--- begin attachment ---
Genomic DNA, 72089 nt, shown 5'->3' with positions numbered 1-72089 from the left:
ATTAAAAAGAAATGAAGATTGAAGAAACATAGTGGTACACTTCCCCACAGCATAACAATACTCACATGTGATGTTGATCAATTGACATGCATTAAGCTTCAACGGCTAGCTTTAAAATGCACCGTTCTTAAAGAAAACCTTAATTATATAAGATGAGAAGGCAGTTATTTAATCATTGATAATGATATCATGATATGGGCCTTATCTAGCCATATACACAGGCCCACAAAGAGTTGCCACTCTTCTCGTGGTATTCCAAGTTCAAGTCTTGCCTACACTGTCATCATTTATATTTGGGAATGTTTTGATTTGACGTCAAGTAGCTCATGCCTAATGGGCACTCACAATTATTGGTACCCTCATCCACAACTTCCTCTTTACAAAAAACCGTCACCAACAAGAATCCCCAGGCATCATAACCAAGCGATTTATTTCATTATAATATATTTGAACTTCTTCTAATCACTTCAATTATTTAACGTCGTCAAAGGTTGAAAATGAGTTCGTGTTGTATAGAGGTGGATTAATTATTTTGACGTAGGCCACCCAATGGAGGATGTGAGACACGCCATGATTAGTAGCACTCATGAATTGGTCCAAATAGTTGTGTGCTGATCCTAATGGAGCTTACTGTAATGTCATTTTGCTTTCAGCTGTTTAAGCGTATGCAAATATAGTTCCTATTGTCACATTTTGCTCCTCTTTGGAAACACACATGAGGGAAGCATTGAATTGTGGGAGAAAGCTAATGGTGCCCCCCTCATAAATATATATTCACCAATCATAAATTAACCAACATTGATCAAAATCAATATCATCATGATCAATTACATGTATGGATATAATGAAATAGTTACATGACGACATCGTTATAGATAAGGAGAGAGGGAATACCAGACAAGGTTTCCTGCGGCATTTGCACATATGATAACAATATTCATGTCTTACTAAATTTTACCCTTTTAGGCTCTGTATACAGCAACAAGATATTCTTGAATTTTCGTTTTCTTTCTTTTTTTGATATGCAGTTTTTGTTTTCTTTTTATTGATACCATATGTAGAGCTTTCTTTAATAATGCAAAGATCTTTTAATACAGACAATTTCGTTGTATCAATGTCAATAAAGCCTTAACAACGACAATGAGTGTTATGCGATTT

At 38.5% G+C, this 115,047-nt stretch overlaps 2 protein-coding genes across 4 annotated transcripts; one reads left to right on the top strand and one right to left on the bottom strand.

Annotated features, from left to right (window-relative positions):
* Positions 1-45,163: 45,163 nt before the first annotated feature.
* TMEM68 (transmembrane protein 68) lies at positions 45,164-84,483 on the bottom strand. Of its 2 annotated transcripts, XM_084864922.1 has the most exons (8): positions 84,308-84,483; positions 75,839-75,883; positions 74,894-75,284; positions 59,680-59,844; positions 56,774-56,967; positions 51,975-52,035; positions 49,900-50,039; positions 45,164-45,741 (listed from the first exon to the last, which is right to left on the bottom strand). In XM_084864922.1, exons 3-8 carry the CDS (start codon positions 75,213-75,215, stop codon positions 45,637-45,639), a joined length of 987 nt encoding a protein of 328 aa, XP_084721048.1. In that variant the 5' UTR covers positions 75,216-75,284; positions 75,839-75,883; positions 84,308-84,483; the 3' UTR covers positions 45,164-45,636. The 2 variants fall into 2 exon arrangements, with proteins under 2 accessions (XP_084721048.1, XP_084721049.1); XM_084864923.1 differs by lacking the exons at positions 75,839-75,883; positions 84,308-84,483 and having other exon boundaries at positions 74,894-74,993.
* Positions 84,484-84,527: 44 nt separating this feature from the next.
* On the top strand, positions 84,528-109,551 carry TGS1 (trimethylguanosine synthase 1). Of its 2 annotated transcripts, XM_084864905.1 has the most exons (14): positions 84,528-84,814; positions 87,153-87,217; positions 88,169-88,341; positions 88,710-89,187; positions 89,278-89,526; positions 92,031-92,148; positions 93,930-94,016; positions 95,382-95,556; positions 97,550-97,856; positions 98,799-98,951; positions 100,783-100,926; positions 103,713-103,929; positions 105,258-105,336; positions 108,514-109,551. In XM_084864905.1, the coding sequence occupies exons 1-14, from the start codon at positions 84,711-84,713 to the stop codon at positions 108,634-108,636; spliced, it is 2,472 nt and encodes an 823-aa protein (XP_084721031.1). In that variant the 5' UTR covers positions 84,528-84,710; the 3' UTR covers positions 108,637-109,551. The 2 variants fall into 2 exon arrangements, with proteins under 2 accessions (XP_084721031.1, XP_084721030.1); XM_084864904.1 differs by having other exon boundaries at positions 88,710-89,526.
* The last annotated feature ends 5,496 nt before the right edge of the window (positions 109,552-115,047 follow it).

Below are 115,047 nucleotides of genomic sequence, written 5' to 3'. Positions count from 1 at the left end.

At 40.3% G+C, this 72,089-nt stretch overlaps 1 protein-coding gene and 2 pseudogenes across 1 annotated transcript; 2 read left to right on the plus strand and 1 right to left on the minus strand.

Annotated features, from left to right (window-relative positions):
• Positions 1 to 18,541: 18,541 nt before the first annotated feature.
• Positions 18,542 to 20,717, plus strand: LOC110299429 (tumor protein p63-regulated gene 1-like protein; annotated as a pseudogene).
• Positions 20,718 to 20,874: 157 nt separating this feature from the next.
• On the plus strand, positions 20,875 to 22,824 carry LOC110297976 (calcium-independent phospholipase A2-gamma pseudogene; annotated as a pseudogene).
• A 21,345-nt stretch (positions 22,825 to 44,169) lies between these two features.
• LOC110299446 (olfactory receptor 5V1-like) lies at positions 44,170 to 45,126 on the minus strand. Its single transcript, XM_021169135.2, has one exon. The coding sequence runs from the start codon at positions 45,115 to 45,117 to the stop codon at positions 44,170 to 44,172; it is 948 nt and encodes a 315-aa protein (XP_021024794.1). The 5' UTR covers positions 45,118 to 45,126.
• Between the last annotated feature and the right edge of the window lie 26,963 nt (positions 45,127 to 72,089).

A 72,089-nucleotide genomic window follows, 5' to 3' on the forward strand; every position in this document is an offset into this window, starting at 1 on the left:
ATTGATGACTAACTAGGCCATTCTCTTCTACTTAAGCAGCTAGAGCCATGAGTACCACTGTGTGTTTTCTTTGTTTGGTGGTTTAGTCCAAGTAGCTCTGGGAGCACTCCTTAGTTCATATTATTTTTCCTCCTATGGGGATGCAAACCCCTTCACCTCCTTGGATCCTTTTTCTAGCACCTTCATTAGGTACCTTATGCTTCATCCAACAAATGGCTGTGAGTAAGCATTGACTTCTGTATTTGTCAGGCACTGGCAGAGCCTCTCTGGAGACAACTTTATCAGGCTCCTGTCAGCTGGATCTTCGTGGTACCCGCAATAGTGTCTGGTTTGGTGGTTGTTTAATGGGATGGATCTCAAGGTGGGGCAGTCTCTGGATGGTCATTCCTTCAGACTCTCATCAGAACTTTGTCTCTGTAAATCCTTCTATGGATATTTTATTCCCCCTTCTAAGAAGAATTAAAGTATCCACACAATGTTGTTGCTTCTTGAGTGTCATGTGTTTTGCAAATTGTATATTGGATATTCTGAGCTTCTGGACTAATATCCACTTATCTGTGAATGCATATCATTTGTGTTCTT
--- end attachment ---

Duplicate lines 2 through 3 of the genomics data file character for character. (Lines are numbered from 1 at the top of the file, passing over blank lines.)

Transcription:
ATTAAAAAGAAATGAAGATTGAAGAAACATAGTGGTACACTTCCCCACAGCATAACAATACTCACATGTGATGTTGATCAATTGACATGCATTAAGCTTCAACGGCTAGCTTTAAAATGCACCGTTCTTAAAGAAAACCTTAATTATATAAGATGAGAAGGCAGTTATTTAATCATTGATAATGATATCATGATATGGGCCTTATCTAGCCATATACACAGGCCCACAAAGAGTTGCCACTCTTCTCGTGGTATTCCAAGTTCAAGTCTTGCCTACACTGTCATCATTTATATTTGGGAATGTTTTGATTTGACGTCAAGTAGCTCATGCCTAATGGGCACTCACAATTATTGGTACCCTCATCCACAACTTCCTCTTTACAAAAAACCGTCACCAACAAGAATCCCCAGGCATCATAACCAAGCGATTTATTTCATTATAATATATTTGAACTTCTTCTAATCACTTCAATTATTTAACGTCGTCAAAGGTTGAAAATGAGTTCGTGTTGTATAGAGGTGGATTAATTATTTTGACGTAGGCCACCCAATGGAGGATGTGAGACACGCCATGATTAGTAGCACTCATGAATTGGTCCAAATAGTTGTGTGCTGATCCTAATGGAGCTTACTGTAATGTCATTTTGCTTTCAGCTGTTTAAGCGTATGCAAATATAGTTCCTATTGTCACATTTTGCTCCTCTTTGGAAACACACATGAGGGAAGCATTGAATTGTGGGAGAAAGCTAATGGTGCCCCCCTCATAAATATATATTCACCAATCATAAATTAACCAACATTGATCAAAATCAATATCATCATGATCAATTACATGTATGGATATAATGAAATAGTTACATGACGACATCGTTATAGATAAGGAGAGAGGGAATACCAGACAAGGTTTCCTGCGGCATTTGCACATATGATAACAATATTCATGTCTTACTAAATTTTACCCTTTTAGGCTCTGTATACAGCAACAAGATATTCTTGAATTTTCGTTTTCTTTCTTTTTTTGATATGCAGTTTTTGTTTTCTTTTTATTGATACCATATGTAGAGCTTTCTTTAATAATGCAAAGATCTTTTAATACAGACAATTTCGTTGTATCAATGTCAATAAAGCCTTAACAACGACAATGAGTGTTATGCGATTT

At 38.5% G+C, this 115,047-nt stretch overlaps 2 protein-coding genes across 4 annotated transcripts; one reads left to right on the top strand and one right to left on the bottom strand.